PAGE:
The Festa della Marie, one of the main Carnevale events, is a re-enactment of an old traditional ceremony took place yesterday, February 7 in Venice.
As far back as the 9th century, Venetians blessed all the marriages that took place during the year at a ceremony on February 2, the day of the Purification of Mary. This ceremony took place at the cathedral of San Pietro in Castello. Also blessed were the marriages of 12 girls from poorer local families, who were each given a dowry from a wealthy family of the city and outfitted with jewels from the treasury of St. Mark's. The generic name of "Marie" was bestowed on each of these 12 girls.
In 973, during this celebration, a band of pirates kidnapped the girls, absconding both the girls and all the jewels. Outraged, locals took off after the pirates, managed to find them, recovering the gems and returning the girls to safety. The Festa della Marie was created to thank the Virgin for her intercession in saving the girls and to commemorate the victory over the pirates.
Each year the 12 girls would be dressed and adorned in jewels for this parade from San Pietro in Castello. Eventually the real girls were replaced by wooden plaques, know as Marie de tola or Marie di legno. Another nickname for the wooden Maries was Marione. These were cheaper- no dowry needed. Smaller versions of the Mariones were called Marionettes- yes, this is where the word Marionette stems from.
In 1349, the Republic of Venice enacted a law prohibiting throwing fruit and other objects at the Mariones during this parade. Thirty years later, in 1379, the entire Festa was abolished.
Today in Venice, the Festa della Marie is a re-enactment of this traditional celebration commemorating the victory over the pirates in 973. A few weeks prior to Carnevale, a pageant is held during which twelve local young women are selected by a panel of judges. These girls, the "Maries" attend all of the important Carnevale balls and events, representing the city. During the days of Carnevale, the local citizens may vote on their favorite girl, with the winner being the " Marie" of the year. In recent years, whoever the winning Marie is becomes the Angel who will descend from the Campanile to the far end of Piazza San Marco during the Flight of the Angel the next year.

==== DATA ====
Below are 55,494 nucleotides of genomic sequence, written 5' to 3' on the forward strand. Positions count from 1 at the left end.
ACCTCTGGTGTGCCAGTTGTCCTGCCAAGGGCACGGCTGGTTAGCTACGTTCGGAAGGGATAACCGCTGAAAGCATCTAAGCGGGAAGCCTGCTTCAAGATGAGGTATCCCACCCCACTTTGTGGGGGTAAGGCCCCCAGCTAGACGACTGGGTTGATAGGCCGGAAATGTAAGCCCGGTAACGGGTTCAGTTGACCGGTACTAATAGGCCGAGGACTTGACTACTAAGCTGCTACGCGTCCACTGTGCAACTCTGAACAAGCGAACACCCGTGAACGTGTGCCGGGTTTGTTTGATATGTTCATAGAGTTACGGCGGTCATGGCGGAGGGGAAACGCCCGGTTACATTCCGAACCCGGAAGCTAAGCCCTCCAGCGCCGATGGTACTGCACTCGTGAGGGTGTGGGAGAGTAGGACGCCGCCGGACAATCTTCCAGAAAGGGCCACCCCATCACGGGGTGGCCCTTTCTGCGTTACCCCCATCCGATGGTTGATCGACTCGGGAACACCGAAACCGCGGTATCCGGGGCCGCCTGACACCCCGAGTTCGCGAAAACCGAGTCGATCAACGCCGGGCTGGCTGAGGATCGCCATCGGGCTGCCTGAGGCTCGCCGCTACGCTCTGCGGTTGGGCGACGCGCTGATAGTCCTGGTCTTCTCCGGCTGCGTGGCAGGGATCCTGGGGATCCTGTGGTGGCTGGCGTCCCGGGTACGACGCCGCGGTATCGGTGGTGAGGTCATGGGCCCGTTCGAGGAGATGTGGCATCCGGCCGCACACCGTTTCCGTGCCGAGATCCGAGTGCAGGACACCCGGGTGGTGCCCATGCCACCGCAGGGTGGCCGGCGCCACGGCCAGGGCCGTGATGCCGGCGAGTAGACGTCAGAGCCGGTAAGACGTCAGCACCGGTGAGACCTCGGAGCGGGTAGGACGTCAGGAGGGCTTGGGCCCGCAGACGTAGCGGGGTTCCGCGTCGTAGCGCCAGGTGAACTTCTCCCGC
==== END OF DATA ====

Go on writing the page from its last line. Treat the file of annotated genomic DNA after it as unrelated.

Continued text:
So, now we have a little understanding about what the whole Festa della Marie is about. Let's get on with the parade!
While the parade makes its way from San Pietro towards San Marco, locals in Castello await the entourage at Via Garibaldi. This happy band of singers belting out traditional Venetian tunes kept the crowd entertained during the wait.
Flag throwers lead the entourage.
The 12 Maries ( and wooden Mariones ) are introduced to the public.
After a toast to the Maries, the parade assembles again, ready to carry the Maries to the Doge at St.Mark's square.
The Marie's entourage includes groups dressed in historic garb from neighboring cities, such as Trieste, Verona an Conegliano.
Each girl is lifted onto a litter, carried by young gondoliers and other litter bearers.
The wooden Marie de tola's bring up the rear of the real Marie's.
You know what they say about Location, location, location? I've watched the Festa della Marie numerous times from dead center in St. Mark's square. I've watched it from along the Riva degli Schiavoni, the main street leading from Via Garibaldi in Castello to St. Mark's Square. I have to tell you, for me, there isn't a better spot to enjoy this Carnevale event than to be right on Via Garibaldi where the Marie's make a stop to be introduced to the local citizens. It's here in Castello where today you find Venetians living. And here is where they celebrated their Carnevale yesterday, not the Carnevale of 100,000 tourists jammed into Piazza San Marco. There weren't more than a few hundred spectators at this end of Venice yesterday, but the numbers didn't matter. It was the spirit that was important. Location, location, location.